Lets' be honest, I'm not posting much simply because not much is happening in my life ~ which makes me pretty much the same as everybody else in the Country! Generally, like most people, at the moment my life consists of work, eat, sleep, repeat. Maybe there is the odd interlude of some shopping but that's about it. Mostly I try not to comment on the big news stories, or the political situations ~ I'm quite sure there are other much better informed commenters than me to do that. However I am now going to make an exception.
Following the tragic death of Sarah Everard, and the arrest of a serving Policeman in connection with her murder there has been a lot of discussion about male violence against women, about attitudes that make it seem OK for some men to abuse women, about the impact of pornography, social media and single sex spaces. Much of this I am simply not qualified to comment on, but what I am qualified to comment is on my own personal experience ~ experience gained while being identified as a woman, and as a man.
I remember one day talking with my wife and daughter about the verbal sexual abuse they got on a regular basis, at the time my daughter was in her mid teens, they both told me that yes they regularly got cat called, and worse, that they felt uncomfortable or even unsafe walking around the suburb we lived in on their own. While I knew them both to be totally honest I found it hard to believe what I was hearing ~ I just didn't see any of this. I was soundly told "of course you don't see it, they don't do it when you're around!" At the time I appeared to be a robust respectable middle aged man, perhaps a bit fitter and more physically powerful than most, I appeared self confident, a pillar of the community ~ of course they weren't going to behave like that when I was about.
Looking back further I only recall two incidents when I was of aware of a man behaving in what was to me an unacceptable way towards women in my presence. One was when I was giving a lift home to a member of my rugby team, he was a little drunk and was handling it poorly. Leaning out of the window and cat calling at women we passed ~ a couple of times I had to tell him to behave, when he failed I stopped the car and threw him out. I didn't give him a lift again! The other occasion was when I was doing casual work for a removals company ~ all the staff were casual and most of us were just earning some extra money as we tried to establish ourselves in some other field (in my case music) a lad in his mid twenties, not much younger than I was at the time, started working there he was a good worker, strong and with some experience. One day he was assigned to work with me and another chap, as I was the driver I was in the role of supervisor, the job was fine, but as we were driving this lad again wanted to shout out at women as we drove past. He was incredulous when I told him to stop. Quite clearly this behaviour had been modeled to him, and shown to be socially acceptable, even entertaining!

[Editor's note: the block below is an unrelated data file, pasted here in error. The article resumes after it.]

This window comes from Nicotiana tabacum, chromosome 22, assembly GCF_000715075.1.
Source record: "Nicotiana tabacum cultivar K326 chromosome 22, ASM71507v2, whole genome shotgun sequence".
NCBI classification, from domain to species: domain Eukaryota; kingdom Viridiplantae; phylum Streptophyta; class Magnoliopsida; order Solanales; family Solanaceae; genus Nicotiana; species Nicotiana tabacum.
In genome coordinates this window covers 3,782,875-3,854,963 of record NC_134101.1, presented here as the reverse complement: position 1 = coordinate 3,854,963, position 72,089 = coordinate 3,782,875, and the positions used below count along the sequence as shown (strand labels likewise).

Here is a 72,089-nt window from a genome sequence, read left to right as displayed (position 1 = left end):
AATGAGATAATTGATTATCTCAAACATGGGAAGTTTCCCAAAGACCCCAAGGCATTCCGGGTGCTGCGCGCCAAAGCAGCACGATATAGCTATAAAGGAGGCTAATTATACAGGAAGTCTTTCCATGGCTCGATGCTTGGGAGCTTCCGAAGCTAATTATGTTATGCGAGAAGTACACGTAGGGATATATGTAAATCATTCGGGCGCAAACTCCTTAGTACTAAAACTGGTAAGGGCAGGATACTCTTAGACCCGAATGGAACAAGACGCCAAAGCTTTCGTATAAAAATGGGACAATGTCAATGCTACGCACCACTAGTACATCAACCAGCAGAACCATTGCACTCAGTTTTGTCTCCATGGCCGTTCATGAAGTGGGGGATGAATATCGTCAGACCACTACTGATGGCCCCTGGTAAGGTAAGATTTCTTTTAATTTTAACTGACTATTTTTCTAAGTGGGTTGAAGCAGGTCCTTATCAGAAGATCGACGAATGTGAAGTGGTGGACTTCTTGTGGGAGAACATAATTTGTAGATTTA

Both these occasions had commonalities, the guys involved (although from very different social backgrounds) had no concept that what they were doing was wrong, nobody had previously told them it was not acceptable! I am also quite sure that if I had not been perceived to be physically dominant my approbation would not have had an impact; both would have said it was simply banter, a bit of fun, and that is all they would have seen.
|Policing of the vigil on Clapham Common|
After I transitioned my personal experience changed dramatically. I was no longer perceived as that powerful white man, I am by no means young or pretty, yet I have been subject to all sorts of abuse, from kerb crawlers, to more simple catcalls, I have been flashed and "felt up" ~ if anyone is unsure I can assure them that none of this is pleasant or funny! At first I thought I was getting my unfair share of this sort of thing because I am trans, but it has finally dawned on me that it is not because I'm Trans, it's because I am a woman, and this is part of what it means to be a woman in 21st century Britain!
I don't know, maybe if you have lived with this sort of thing all your life you get used to it, maybe it just becomes part of life, but not having experienced any of this type of abuse until I was in my 50s has been a shock, not just because of what it means to me, but because I am now properly aware of what other women have had to put up with all of their lives. I wonder how many men are like I was and simply can't understand just how prevalent and how horrible these behaviours are? But I am hoping that just as with "Me Too" and "Black lives Matter" society is approaching tipping point that will change thing, make the whole of society safe for everybody, open to and for everybody. I am hopeful, but I'm not holding my breath!